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Intuitive Machines 1 (Odysseus)



The Intuitive Machines 1 (IM-1, TO2-IM) mission objective was to place a NOVA-C lander, called Odysseus, at crater Malapert A near the south pole of the Moon. The commercially built lander carried five NASA payloads and commercial cargo. The scientific objectives of the mission included studies of plume-surface interactions, radio astronomy, and space weather interactions with the lunar surface. It was also to be demonstrating precision landing technologies and communication and navigation node capabilities. IM-1 was selected through NASA's Commercial Lunar Payload Services (CLPS) initiative, in which NASA contracts with a commercial partner, in this case Intuitive Machines, that provides the launch and lander.

Spacecraft and Subsytems

The Odysseus Lander is a hexagonal cylinder, 4.0 meters tall and 1.57 meters wide, on 6 landing legs with a launch mass of 1908 kg. It is capable of carrying approximately 100 kg of payload to the surface. It uses solar panels to generate 200 W of power on the surface, using a 25 amp-hr battery and a 28 VDC system. Propulsion and landing use liquid methane as fuel and liquid oxygen as an oxidizer powering a 3100 N main engine mounted on the bottom of the lander. Communications are via S-band. The NASA payload includes the Laser Retro-Reflector Array (LRA), Navigation Doppler Lidar for Precise Velocity and Range Sensing (NDL), Lunar Node 1 Navigation Demonstrator (LN-1), Stereo Cameras for Lunar Plume-Surface Studies (SCALPSS), and Radio wave Observation at the Lunar Surface of the photoElectron Sheath (ROLSES). In total there are five NASA and four commercial payloads planned.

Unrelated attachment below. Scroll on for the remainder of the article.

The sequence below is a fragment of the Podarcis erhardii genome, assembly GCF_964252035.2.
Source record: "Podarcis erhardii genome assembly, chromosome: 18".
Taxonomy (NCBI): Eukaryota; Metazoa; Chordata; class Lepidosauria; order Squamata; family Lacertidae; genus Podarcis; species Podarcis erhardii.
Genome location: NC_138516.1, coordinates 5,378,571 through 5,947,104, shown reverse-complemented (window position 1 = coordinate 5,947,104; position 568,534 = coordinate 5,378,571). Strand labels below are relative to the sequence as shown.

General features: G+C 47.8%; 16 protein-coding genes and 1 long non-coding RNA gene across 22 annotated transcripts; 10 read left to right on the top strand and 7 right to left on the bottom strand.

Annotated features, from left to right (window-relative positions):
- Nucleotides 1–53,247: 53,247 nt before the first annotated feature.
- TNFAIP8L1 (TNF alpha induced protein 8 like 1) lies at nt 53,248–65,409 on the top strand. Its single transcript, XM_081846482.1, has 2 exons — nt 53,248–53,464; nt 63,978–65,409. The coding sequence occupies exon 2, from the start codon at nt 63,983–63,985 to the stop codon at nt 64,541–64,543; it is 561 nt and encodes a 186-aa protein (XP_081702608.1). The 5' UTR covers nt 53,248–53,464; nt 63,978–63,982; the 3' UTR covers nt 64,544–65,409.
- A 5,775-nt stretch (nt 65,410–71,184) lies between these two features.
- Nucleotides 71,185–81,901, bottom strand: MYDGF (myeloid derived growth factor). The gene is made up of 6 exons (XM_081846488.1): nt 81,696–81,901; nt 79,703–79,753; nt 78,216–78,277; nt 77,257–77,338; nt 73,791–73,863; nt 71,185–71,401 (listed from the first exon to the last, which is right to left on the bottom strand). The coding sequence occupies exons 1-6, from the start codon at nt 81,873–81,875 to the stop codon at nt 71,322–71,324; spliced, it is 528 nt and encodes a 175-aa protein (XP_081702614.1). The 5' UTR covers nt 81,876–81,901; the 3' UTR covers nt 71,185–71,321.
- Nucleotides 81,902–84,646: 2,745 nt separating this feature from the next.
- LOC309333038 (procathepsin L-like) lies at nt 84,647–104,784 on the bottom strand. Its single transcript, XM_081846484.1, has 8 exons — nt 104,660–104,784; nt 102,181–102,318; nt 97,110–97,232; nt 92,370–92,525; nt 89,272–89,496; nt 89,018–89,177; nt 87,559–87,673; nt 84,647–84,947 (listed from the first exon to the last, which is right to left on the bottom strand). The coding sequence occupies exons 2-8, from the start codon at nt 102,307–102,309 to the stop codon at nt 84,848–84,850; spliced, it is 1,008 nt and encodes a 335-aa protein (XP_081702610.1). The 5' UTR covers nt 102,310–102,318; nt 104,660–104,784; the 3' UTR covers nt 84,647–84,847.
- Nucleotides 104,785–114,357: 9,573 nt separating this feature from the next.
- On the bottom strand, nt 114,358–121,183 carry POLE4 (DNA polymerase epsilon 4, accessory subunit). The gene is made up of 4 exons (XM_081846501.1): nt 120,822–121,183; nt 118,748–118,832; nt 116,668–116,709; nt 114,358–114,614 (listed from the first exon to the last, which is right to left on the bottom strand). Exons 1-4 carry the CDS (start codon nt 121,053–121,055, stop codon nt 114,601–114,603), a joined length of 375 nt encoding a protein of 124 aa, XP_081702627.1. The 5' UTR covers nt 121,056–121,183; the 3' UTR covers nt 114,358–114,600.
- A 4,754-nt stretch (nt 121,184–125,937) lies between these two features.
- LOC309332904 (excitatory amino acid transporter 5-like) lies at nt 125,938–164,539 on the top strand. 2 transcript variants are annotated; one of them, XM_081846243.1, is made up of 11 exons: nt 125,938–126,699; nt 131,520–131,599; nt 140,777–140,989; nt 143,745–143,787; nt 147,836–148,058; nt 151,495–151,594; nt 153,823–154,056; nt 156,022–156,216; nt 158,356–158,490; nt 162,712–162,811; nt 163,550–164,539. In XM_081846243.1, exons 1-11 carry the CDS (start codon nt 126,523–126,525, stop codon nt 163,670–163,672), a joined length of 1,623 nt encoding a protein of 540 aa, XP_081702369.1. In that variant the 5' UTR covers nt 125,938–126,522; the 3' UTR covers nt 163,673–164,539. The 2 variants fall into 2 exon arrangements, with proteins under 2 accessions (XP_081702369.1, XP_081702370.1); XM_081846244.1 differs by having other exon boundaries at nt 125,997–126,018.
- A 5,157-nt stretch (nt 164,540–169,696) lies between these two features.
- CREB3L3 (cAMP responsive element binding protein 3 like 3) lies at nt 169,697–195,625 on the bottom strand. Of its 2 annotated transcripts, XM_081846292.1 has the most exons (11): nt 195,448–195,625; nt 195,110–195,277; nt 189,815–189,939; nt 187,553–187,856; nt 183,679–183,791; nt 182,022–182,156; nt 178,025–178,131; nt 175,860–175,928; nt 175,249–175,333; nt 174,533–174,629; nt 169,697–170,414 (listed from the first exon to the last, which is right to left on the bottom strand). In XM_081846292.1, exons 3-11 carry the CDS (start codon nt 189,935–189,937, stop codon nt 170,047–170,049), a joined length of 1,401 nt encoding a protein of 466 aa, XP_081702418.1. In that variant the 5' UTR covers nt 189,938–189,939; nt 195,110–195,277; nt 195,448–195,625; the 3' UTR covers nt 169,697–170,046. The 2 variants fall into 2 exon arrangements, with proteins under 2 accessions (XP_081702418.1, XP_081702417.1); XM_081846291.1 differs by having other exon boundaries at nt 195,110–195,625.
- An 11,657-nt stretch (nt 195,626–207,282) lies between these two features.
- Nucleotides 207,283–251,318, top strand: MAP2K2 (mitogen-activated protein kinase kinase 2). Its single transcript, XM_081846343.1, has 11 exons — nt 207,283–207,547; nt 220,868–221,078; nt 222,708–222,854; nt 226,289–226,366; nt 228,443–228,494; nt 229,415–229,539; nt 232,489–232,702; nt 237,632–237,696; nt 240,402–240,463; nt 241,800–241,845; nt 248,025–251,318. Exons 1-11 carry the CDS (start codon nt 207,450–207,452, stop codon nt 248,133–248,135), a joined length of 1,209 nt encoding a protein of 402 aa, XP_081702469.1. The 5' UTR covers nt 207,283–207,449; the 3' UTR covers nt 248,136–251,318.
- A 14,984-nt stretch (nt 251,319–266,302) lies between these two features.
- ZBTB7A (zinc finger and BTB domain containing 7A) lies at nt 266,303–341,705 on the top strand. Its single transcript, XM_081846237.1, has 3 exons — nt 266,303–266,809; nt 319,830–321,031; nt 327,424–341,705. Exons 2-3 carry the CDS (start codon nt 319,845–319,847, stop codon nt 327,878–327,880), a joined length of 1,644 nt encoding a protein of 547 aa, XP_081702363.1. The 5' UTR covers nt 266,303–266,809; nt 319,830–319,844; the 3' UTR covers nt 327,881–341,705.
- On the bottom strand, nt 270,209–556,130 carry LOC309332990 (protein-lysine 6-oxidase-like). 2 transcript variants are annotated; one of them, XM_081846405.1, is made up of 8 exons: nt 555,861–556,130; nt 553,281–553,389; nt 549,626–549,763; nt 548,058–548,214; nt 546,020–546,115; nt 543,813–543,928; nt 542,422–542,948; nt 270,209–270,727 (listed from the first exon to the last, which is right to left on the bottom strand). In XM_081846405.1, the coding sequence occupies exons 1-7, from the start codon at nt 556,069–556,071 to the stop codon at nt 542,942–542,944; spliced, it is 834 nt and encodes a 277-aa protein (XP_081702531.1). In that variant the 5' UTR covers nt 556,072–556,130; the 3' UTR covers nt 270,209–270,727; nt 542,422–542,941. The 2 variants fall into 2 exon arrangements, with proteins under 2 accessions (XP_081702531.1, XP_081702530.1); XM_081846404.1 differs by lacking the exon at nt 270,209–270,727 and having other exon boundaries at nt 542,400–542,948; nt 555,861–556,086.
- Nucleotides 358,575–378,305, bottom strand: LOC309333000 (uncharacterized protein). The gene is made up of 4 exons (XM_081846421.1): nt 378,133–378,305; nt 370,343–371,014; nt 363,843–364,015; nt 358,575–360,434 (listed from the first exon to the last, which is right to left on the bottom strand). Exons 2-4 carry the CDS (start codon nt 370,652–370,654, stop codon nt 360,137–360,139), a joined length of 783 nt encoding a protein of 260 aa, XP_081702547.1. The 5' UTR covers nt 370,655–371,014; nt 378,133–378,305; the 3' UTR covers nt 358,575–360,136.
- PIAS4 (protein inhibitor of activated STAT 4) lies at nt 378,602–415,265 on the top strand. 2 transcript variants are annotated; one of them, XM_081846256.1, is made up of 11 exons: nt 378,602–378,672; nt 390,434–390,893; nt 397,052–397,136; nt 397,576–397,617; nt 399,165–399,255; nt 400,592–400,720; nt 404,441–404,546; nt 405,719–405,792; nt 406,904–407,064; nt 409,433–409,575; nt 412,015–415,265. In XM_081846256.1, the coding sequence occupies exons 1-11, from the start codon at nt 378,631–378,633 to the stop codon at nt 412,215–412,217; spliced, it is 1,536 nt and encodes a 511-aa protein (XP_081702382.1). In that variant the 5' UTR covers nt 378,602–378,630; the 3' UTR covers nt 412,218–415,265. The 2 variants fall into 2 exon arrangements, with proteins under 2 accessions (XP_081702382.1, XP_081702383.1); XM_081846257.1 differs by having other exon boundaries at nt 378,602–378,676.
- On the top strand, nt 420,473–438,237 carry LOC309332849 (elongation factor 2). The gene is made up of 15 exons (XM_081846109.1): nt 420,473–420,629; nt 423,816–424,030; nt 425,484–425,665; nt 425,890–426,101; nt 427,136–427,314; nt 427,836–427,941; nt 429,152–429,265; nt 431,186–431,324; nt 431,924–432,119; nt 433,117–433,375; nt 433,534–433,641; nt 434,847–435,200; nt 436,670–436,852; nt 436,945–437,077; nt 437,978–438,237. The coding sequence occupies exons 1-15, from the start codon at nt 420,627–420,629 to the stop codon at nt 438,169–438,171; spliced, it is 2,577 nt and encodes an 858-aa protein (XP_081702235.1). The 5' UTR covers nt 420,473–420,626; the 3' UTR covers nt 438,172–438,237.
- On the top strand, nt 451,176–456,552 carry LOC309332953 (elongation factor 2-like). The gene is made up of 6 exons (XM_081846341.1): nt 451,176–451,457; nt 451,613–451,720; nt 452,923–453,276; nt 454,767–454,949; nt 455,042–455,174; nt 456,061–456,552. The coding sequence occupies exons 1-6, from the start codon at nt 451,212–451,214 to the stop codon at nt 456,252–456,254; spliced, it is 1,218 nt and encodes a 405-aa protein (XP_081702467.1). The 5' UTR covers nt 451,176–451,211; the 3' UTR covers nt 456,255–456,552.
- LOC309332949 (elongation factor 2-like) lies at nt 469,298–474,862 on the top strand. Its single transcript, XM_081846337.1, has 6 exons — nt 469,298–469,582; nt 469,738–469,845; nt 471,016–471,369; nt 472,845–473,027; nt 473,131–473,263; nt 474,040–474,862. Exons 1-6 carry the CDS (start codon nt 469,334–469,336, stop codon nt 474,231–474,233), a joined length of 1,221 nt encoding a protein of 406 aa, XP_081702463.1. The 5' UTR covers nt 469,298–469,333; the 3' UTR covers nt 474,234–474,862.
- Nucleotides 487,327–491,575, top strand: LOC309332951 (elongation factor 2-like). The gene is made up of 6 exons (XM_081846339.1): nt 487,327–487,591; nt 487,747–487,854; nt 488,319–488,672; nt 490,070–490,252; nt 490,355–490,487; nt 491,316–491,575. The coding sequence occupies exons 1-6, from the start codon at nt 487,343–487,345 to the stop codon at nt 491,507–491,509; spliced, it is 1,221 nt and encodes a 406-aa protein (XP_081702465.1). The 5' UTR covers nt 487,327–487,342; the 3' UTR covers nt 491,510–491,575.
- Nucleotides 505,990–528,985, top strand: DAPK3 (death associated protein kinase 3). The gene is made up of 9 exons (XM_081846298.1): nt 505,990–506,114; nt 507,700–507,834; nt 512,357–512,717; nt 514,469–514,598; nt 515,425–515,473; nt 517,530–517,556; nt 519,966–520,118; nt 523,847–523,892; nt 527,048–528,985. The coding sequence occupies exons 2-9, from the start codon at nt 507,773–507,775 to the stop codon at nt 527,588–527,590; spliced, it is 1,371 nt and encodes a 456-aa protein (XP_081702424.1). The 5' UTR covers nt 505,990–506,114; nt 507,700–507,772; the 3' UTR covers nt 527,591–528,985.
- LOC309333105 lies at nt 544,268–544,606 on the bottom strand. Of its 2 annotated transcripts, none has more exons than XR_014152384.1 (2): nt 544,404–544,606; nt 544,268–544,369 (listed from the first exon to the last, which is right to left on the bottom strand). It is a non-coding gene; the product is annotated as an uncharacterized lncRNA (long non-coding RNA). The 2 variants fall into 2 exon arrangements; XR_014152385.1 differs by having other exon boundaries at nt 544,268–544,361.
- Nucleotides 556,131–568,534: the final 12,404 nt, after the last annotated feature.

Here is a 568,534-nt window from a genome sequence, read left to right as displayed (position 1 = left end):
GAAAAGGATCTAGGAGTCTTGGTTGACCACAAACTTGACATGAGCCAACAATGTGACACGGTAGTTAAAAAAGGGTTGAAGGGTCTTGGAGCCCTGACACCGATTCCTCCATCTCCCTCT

Mission Profile

IM-1 launched on 15 February 2024 at 06:05 UT (1:05 a.m. EST) on a SpaceX Falcon 9 from Kennedy Space Center. The lander deployed from the second stage at 06:53 UT. The spacecraft continued in a 185 x 60,000 km Earth orbit, followed by a translunar injection and a maneuver to put it in a 100 km lunar orbit. Odysseus landed on the Moon at Malapert A crater near the south pole on February 22, at 23:23:53 UT. It landed in a 1 km diameter crater on a slope of about 12 degrees, at 80.13 degrees S, 1.44 degrees E, roughly 1.5 km from the planned landing position. Some of the landing gear broke upon impact, and Odysseus tipped over and is resting at a 30 degree angle to the horizontal, but is still operational. Data have been received from the science payloads. It was losing sunlight and powered down on February 28. No communications were received the next lunar day, and the mission was ended.

For more on NASA's CLPS initiative and missions, see:

Image credit: Intuitive Machines

Alternate Names

  • IM-1
  • IntuitiveMachines1(IM1)
  • Nova-C Lander
  • Odysseus
  • TO2-IM

Facts in Brief

Launch Date: 2024-02-15
Launch Vehicle: Falcon 9
Launch Site: Cape Canaveral, United States
Mass: 1908 kg
Nominal Power: 200 W

Funding Agency

  • Unknown (United States)


  • Planetary Science

Additional Information

Questions and comments about this spacecraft can be directed to: Dr. David R. Williams



NameRoleOriginal AffiliationE-mail
Dr. Susan LedererProject ScientistNASA Johnson Space
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